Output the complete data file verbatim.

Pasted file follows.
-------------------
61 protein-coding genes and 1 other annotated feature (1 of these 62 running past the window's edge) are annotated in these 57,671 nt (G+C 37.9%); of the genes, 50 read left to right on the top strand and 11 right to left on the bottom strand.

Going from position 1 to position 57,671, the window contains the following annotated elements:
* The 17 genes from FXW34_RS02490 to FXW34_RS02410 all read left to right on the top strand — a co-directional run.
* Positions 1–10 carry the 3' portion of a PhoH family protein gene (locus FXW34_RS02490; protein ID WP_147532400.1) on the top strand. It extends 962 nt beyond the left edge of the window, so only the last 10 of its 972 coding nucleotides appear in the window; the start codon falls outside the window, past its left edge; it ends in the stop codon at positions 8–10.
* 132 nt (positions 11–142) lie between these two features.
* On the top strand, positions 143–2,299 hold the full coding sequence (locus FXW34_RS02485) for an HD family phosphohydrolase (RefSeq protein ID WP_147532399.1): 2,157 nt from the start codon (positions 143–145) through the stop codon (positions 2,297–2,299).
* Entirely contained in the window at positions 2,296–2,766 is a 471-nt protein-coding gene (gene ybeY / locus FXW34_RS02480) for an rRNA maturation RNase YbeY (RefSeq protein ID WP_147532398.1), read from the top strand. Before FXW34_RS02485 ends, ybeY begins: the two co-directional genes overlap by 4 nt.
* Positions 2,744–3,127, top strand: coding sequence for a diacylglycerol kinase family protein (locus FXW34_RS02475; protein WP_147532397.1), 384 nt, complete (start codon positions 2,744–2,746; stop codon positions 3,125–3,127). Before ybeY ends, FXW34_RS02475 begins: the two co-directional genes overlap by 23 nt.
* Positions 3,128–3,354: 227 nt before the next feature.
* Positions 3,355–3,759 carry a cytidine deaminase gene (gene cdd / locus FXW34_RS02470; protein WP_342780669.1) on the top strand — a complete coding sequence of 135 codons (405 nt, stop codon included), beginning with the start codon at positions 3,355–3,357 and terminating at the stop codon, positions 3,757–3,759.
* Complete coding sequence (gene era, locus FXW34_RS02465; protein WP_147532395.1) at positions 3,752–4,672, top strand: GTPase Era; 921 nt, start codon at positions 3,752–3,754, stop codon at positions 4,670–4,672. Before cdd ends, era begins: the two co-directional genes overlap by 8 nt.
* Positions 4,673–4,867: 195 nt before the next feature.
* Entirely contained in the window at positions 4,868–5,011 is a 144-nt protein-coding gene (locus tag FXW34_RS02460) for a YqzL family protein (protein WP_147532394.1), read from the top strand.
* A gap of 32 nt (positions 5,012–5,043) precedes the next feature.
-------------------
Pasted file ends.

61 protein-coding genes and 1 other annotated feature (1 of these 62 running past the window's edge) are annotated in these 57,671 nt (G+C 37.9%); of the genes, 50 read left to right on the top strand and 11 right to left on the bottom strand.

Going from position 1 to position 57,671, the window contains the following annotated elements:
* The 17 genes from FXW34_RS02490 to FXW34_RS02410 all read left to right on the top strand — a co-directional run.
* Positions 1–10 carry the 3' portion of a PhoH family protein gene (locus FXW34_RS02490; protein ID WP_147532400.1) on the top strand. It extends 962 nt beyond the left edge of the window, so only the last 10 of its 972 coding nucleotides appear in the window; the start codon falls outside the window, past its left edge; it ends in the stop codon at positions 8–10.
* 132 nt (positions 11–142) lie between these two features.
* On the top strand, positions 143–2,299 hold the full coding sequence (locus FXW34_RS02485) for an HD family phosphohydrolase (RefSeq protein ID WP_147532399.1): 2,157 nt from the start codon (positions 143–145) through the stop codon (positions 2,297–2,299).
* Entirely contained in the window at positions 2,296–2,766 is a 471-nt protein-coding gene (gene ybeY / locus FXW34_RS02480) for an rRNA maturation RNase YbeY (RefSeq protein ID WP_147532398.1), read from the top strand. Before FXW34_RS02485 ends, ybeY begins: the two co-directional genes overlap by 4 nt.
* Positions 2,744–3,127, top strand: coding sequence for a diacylglycerol kinase family protein (locus FXW34_RS02475; protein WP_147532397.1), 384 nt, complete (start codon positions 2,744–2,746; stop codon positions 3,125–3,127). Before ybeY ends, FXW34_RS02475 begins: the two co-directional genes overlap by 23 nt.
* Positions 3,128–3,354: 227 nt before the next feature.
* Positions 3,355–3,759 carry a cytidine deaminase gene (gene cdd / locus FXW34_RS02470; protein WP_342780669.1) on the top strand — a complete coding sequence of 135 codons (405 nt, stop codon included), beginning with the start codon at positions 3,355–3,357 and terminating at the stop codon, positions 3,757–3,759.
* Complete coding sequence (gene era, locus FXW34_RS02465; protein WP_147532395.1) at positions 3,752–4,672, top strand: GTPase Era; 921 nt, start codon at positions 3,752–3,754, stop codon at positions 4,670–4,672. Before cdd ends, era begins: the two co-directional genes overlap by 8 nt.
* Positions 4,673–4,867: 195 nt before the next feature.
* Entirely contained in the window at positions 4,868–5,011 is a 144-nt protein-coding gene (locus tag FXW34_RS02460) for a YqzL family protein (protein WP_147532394.1), read from the top strand.
* A gap of 32 nt (positions 5,012–5,043) precedes the next feature.